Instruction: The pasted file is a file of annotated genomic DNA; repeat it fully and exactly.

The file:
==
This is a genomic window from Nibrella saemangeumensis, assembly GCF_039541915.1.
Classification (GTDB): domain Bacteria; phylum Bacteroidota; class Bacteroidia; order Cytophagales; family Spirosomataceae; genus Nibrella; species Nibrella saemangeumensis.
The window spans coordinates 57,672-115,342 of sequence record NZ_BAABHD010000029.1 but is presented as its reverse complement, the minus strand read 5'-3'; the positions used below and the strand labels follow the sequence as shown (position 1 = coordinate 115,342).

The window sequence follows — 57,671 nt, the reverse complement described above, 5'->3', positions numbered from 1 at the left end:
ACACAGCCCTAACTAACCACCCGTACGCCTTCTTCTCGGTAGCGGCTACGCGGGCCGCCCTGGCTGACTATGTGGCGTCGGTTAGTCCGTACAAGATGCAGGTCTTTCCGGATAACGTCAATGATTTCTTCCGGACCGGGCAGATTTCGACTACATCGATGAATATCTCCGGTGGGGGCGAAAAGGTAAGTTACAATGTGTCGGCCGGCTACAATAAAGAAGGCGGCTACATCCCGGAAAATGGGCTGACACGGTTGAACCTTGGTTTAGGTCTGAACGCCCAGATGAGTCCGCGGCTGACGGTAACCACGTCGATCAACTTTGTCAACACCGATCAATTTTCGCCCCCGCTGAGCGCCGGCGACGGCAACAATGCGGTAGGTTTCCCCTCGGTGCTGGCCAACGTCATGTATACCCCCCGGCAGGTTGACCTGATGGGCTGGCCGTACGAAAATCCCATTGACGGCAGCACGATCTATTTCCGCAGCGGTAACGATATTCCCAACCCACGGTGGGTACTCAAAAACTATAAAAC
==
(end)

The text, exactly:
This is a genomic window from Nibrella saemangeumensis, assembly GCF_039541915.1.
Classification (GTDB): domain Bacteria; phylum Bacteroidota; class Bacteroidia; order Cytophagales; family Spirosomataceae; genus Nibrella; species Nibrella saemangeumensis.
The window spans coordinates 57,672-115,342 of sequence record NZ_BAABHD010000029.1 but is presented as its reverse complement, the minus strand read 5'-3'; the positions used below and the strand labels follow the sequence as shown (position 1 = coordinate 115,342).

The window sequence follows — 57,671 nt, the reverse complement described above, 5'->3', positions numbered from 1 at the left end:
ACACAGCCCTAACTAACCACCCGTACGCCTTCTTCTCGGTAGCGGCTACGCGGGCCGCCCTGGCTGACTATGTGGCGTCGGTTAGTCCGTACAAGATGCAGGTCTTTCCGGATAACGTCAATGATTTCTTCCGGACCGGGCAGATTTCGACTACATCGATGAATATCTCCGGTGGGGGCGAAAAGGTAAGTTACAATGTGTCGGCCGGCTACAATAAAGAAGGCGGCTACATCCCGGAAAATGGGCTGACACGGTTGAACCTTGGTTTAGGTCTGAACGCCCAGATGAGTCCGCGGCTGACGGTAACCACGTCGATCAACTTTGTCAACACCGATCAATTTTCGCCCCCGCTGAGCGCCGGCGACGGCAACAATGCGGTAGGTTTCCCCTCGGTGCTGGCCAACGTCATGTATACCCCCCGGCAGGTTGACCTGATGGGCTGGCCGTACGAAAATCCCATTGACGGCAGCACGATCTATTTCCGCAGCGGTAACGATATTCCCAACCCACGGTGGGTACTCAAAAACTATAAAAC